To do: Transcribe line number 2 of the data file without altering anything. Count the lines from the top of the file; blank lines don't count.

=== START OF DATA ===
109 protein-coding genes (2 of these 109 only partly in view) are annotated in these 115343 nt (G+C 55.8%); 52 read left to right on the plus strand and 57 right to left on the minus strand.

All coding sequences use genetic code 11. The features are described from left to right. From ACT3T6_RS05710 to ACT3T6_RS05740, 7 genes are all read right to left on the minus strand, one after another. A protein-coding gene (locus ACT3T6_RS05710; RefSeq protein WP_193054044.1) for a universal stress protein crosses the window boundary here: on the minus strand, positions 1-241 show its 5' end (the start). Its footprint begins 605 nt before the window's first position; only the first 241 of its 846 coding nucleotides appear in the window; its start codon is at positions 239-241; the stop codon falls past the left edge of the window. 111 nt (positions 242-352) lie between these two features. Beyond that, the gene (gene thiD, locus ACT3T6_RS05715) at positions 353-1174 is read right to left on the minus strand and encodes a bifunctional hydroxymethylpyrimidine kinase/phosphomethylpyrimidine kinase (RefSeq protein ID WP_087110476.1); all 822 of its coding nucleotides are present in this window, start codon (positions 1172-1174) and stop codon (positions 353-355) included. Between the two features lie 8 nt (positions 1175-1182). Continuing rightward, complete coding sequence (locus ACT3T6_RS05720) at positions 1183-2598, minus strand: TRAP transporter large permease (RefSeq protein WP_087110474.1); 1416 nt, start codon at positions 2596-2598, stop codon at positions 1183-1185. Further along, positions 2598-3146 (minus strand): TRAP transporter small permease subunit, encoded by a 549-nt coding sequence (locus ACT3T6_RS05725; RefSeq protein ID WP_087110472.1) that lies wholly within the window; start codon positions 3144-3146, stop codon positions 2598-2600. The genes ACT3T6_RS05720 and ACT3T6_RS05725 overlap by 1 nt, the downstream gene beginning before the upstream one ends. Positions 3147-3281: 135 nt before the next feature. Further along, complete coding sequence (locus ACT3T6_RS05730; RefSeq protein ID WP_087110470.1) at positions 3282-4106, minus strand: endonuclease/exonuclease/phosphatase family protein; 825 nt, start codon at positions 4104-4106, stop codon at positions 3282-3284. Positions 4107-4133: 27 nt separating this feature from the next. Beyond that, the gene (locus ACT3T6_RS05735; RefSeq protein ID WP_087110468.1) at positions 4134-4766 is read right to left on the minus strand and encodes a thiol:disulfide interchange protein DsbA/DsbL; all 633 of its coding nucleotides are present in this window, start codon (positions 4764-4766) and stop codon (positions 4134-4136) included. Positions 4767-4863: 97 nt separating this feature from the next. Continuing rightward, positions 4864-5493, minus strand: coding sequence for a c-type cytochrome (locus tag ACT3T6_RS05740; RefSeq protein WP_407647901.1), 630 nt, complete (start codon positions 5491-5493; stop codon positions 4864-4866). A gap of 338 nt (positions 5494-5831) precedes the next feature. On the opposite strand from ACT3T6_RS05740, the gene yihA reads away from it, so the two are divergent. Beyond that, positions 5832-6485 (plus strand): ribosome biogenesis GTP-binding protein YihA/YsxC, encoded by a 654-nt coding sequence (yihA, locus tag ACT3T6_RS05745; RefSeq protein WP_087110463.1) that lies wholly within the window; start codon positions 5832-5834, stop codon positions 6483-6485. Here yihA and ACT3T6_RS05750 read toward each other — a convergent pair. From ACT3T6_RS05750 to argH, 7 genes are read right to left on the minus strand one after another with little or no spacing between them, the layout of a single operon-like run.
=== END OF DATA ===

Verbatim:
All coding sequences use genetic code 11. The features are described from left to right. From ACT3T6_RS05710 to ACT3T6_RS05740, 7 genes are all read right to left on the minus strand, one after another. A protein-coding gene (locus ACT3T6_RS05710; RefSeq protein WP_193054044.1) for a universal stress protein crosses the window boundary here: on the minus strand, positions 1-241 show its 5' end (the start). Its footprint begins 605 nt before the window's first position; only the first 241 of its 846 coding nucleotides appear in the window; its start codon is at positions 239-241; the stop codon falls past the left edge of the window. 111 nt (positions 242-352) lie between these two features. Beyond that, the gene (gene thiD, locus ACT3T6_RS05715) at positions 353-1174 is read right to left on the minus strand and encodes a bifunctional hydroxymethylpyrimidine kinase/phosphomethylpyrimidine kinase (RefSeq protein ID WP_087110476.1); all 822 of its coding nucleotides are present in this window, start codon (positions 1172-1174) and stop codon (positions 353-355) included. Between the two features lie 8 nt (positions 1175-1182). Continuing rightward, complete coding sequence (locus ACT3T6_RS05720) at positions 1183-2598, minus strand: TRAP transporter large permease (RefSeq protein WP_087110474.1); 1416 nt, start codon at positions 2596-2598, stop codon at positions 1183-1185. Further along, positions 2598-3146 (minus strand): TRAP transporter small permease subunit, encoded by a 549-nt coding sequence (locus ACT3T6_RS05725; RefSeq protein ID WP_087110472.1) that lies wholly within the window; start codon positions 3144-3146, stop codon positions 2598-2600. The genes ACT3T6_RS05720 and ACT3T6_RS05725 overlap by 1 nt, the downstream gene beginning before the upstream one ends. Positions 3147-3281: 135 nt before the next feature. Further along, complete coding sequence (locus ACT3T6_RS05730; RefSeq protein ID WP_087110470.1) at positions 3282-4106, minus strand: endonuclease/exonuclease/phosphatase family protein; 825 nt, start codon at positions 4104-4106, stop codon at positions 3282-3284. Positions 4107-4133: 27 nt separating this feature from the next. Beyond that, the gene (locus ACT3T6_RS05735; RefSeq protein ID WP_087110468.1) at positions 4134-4766 is read right to left on the minus strand and encodes a thiol:disulfide interchange protein DsbA/DsbL; all 633 of its coding nucleotides are present in this window, start codon (positions 4764-4766) and stop codon (positions 4134-4136) included. Positions 4767-4863: 97 nt separating this feature from the next. Continuing rightward, positions 4864-5493, minus strand: coding sequence for a c-type cytochrome (locus tag ACT3T6_RS05740; RefSeq protein WP_407647901.1), 630 nt, complete (start codon positions 5491-5493; stop codon positions 4864-4866). A gap of 338 nt (positions 5494-5831) precedes the next feature. On the opposite strand from ACT3T6_RS05740, the gene yihA reads away from it, so the two are divergent. Beyond that, positions 5832-6485 (plus strand): ribosome biogenesis GTP-binding protein YihA/YsxC, encoded by a 654-nt coding sequence (yihA, locus tag ACT3T6_RS05745; RefSeq protein WP_087110463.1) that lies wholly within the window; start codon positions 5832-5834, stop codon positions 6483-6485. Here yihA and ACT3T6_RS05750 read toward each other — a convergent pair. From ACT3T6_RS05750 to argH, 7 genes are read right to left on the minus strand one after another with little or no spacing between them, the layout of a single operon-like run.